The inspiration of Amandine Renaud, Primatologist
Amandine Renaud, founder of P-WAC, took a moment to speak with us about her life and inspiration. Find out what motivates this passionate primatologist and PhD student in anthropology, who is dedicated to great apes conservation.
What did you want to be when you were growing up?
I have always been attracted to the animal world and the forest. I remember that I heckled the neighbors who were hanging on the tree branches, afraid that is was painful. I wanted to work with animals and nature, and I went through several phases, but one thing is certain, it was necessary that my job be interesting, useful, and related to the preservation of nature.
Why and how did you get started in your field of work?
According to my family, it seems that my desire to live in the forest with monkeys goes back to the time when I saw the movie “Gorillas in the Mist”, a movie about the life of Dian Fossey. I must have been 7 years old. But I do not have any real memories of this event which would have pushed me to say “that’s what I want to do”. Having failed to follow scientific studies, I turned to finance, an area that taught me a lot about rigor and budgeting. This experience of my life was important because, thanks to this work, I was able to pay for my travels and later my studies. It is when I was 22 years old that I set foot in the land of the “hairy” as I call them. I went on a voluntary mission to Africa, and there I felt in love with chimpanzees. They taught me so much, not to say everything, about the world of primates that I knew my life was destined to be among them! After that mission, I finished my studies by correspondence while working in finance, until I entered a prestigious university in England to become a Primatologist (that diploma does not exist in France)..
What inspired you to dedicate your life to primatology, and now to natural anthropology?
I first studied psychology and then primatology. These two disciplines are complementary because we too are primates! I then choose to study the anthropology of nature to understand human-wildlife relations, which is necessary for the implementation of strategies for the preservation of species threatened by humans. These three areas are interconnected : we study man, monkey, apes, and their interactions so we all live better in harmony. The circle is complete ! Despite this university course, I have decided to leave the research aside, and to focus on what is really important to me : the in situ protection of primates and their natural habitat and to set up concrete actions to preserve chimpanzees, with the involvement of local communities.
What’s a normal day like for you?
I do not have a typical day because, in the forest, no day is alike. I can observe the orphans at the site, deal with any illnesses, help the staff monitor wildlife or plant trees in the camp, meet the villagers to work with them on various projects, or I can spend my whole day in the office to look for funds, to update our followers on our social networks, to write reports, to look for partners … I also give conferences, all public or presentations for children. Finally, I manage the center’s logistics, the hazards of the field, the local staff, etc. It is quite a complete job !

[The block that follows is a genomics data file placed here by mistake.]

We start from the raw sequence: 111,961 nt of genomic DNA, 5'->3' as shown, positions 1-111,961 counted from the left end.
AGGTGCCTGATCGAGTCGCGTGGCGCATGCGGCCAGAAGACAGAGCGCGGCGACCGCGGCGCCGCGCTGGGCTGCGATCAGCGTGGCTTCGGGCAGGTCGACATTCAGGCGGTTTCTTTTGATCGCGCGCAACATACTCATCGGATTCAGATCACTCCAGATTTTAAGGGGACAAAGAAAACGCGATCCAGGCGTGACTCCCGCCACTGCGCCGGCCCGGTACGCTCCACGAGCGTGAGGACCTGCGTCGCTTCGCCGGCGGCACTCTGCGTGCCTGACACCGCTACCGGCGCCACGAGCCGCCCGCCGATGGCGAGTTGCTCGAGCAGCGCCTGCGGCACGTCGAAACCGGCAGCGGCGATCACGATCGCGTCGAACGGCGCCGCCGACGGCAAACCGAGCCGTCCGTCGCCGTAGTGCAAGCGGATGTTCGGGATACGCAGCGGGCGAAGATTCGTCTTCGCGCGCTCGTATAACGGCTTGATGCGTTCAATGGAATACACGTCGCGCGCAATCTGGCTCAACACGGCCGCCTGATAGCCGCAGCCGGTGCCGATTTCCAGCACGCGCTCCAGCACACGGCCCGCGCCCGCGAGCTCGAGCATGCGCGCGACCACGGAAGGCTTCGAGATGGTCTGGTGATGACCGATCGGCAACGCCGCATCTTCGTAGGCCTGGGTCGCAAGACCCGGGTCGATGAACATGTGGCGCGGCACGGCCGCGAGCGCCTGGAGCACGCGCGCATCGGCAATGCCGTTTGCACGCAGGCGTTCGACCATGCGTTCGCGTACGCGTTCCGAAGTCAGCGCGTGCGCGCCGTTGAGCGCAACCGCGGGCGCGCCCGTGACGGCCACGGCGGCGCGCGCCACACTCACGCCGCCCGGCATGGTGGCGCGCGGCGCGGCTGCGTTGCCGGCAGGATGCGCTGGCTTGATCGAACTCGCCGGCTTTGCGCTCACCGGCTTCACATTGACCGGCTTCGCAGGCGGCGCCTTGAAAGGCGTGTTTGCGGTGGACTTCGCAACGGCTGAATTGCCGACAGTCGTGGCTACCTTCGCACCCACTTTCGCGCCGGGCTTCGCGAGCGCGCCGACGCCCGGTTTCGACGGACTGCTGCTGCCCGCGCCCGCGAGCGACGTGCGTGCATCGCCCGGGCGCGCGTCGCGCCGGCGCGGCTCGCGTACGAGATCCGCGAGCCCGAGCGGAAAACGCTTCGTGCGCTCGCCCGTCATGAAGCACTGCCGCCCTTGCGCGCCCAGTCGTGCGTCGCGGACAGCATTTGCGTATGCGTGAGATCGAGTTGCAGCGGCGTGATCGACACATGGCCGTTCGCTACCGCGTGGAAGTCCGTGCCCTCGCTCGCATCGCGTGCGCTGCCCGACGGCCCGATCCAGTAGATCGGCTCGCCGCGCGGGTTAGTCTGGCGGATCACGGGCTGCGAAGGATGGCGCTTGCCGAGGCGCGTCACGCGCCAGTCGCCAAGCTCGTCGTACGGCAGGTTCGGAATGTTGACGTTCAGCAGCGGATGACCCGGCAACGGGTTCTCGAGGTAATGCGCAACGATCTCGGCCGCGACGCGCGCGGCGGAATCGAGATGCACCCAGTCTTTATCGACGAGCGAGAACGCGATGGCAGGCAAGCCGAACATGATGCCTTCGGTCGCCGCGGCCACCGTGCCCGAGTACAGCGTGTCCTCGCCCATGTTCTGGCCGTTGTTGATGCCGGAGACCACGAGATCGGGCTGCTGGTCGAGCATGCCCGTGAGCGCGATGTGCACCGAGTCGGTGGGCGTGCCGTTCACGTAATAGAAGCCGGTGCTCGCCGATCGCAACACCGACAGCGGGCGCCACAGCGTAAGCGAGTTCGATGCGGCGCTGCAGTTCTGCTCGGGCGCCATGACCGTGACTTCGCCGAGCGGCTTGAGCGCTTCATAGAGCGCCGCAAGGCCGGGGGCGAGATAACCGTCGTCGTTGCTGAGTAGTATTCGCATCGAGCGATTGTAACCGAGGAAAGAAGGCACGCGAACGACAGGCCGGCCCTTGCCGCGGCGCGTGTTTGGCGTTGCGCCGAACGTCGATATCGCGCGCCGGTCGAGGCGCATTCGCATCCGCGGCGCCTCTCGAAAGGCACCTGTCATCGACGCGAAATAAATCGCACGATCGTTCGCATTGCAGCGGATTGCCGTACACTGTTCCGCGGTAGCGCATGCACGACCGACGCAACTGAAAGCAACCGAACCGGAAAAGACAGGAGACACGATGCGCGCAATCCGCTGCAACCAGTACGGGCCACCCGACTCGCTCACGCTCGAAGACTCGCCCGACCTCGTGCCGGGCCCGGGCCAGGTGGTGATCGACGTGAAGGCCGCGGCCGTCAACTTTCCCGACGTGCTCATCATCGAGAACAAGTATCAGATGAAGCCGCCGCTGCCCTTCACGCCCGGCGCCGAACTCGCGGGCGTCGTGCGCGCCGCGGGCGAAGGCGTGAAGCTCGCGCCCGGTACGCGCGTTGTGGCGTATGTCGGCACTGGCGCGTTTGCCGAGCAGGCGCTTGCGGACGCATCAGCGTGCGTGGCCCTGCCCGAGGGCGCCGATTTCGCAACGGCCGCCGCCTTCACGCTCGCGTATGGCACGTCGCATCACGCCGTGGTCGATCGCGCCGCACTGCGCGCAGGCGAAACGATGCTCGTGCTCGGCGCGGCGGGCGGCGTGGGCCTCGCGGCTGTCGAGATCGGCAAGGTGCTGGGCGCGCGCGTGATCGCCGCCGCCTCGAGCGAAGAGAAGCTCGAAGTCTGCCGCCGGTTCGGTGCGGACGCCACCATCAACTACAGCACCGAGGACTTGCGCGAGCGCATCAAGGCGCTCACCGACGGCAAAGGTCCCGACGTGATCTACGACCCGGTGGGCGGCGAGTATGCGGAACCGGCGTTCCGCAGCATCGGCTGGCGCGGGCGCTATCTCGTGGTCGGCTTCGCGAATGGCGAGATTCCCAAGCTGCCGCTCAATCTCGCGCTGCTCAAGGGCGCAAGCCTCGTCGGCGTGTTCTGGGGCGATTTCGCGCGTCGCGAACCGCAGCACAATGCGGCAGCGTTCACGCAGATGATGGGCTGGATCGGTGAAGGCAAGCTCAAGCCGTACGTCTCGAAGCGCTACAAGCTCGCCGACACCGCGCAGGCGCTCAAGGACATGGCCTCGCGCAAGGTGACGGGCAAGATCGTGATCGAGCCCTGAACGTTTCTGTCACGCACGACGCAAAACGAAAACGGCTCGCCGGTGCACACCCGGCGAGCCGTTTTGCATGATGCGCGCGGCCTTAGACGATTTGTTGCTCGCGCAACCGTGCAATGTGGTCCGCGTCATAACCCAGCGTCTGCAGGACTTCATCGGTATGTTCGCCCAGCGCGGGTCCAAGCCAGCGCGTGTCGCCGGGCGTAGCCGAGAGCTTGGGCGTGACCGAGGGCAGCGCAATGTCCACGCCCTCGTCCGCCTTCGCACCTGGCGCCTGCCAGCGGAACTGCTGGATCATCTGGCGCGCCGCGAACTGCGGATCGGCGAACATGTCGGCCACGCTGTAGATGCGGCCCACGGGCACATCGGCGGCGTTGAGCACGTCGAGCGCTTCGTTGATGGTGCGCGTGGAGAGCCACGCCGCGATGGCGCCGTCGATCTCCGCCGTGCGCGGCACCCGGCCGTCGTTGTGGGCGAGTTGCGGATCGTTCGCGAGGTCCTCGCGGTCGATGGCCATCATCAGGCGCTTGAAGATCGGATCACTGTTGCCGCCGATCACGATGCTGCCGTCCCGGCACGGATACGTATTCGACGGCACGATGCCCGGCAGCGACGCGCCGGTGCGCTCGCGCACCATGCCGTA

What’s been your favourite experience in the field? The most challenging?
My biggest challenge is to achieve my goal of giving freedom to our orphans. And this will not be done in a day … but in several years. It is necessary to establish partnerships with the authorities and villagers, to succeed in touching them, to raise their awareness, and to involve them in the protection of the forests they see as eternal. Each day is a challenge! Of course, there are significant moments that help me move forward in case of hard times. Like seeing our apes that have arrived in a dreadful state recover their love of life, playing in trees, or integrating into the group of monkeys…
Ballet. Even in the depths of the forest I make my dance bar! Admirable teachers have given me this passion by teaching me their love of a very difficult discipline that requires rigor, investment, gift of self and work.
If you could have people do one thing to help create a more sustainable future for other primates, what would it be?
I would like people to stop SAYING that they are doing something for planet, and on the contrary see them DOING something concrete. We live in a superficial society where appearance rules. Let’s stop thinking about solutions “potentially conceivable eventually” or solutions that have no meaning for the planet. Let’s choose sustainable solutions where ecology and nature are taken into account. We are not above nature : we are part of it. It is up to us to reconsider our place in this world and to act, before it is too late, to preserve it. If more conservationists and governments actually act instead of meeting to think about potential future solutions in the next 10, 20 years, which is too late, and if the money spent on these meetings could be invested straight in the field, then biodiversity would have a chance.
Albert Einstein said: “The world will not be destroyed by those who do evil, but by those who watch them without doing anything.” Most people are aware of what is happening but think they can not do anything alone, or they are waiting for governments to move first. Stop procrastinating and say that the suffering of animals is unbearable. Let’s stop lying to ourselves and pretend that it’s up to others to change. Who are the others ? If we unite, we will make a difference.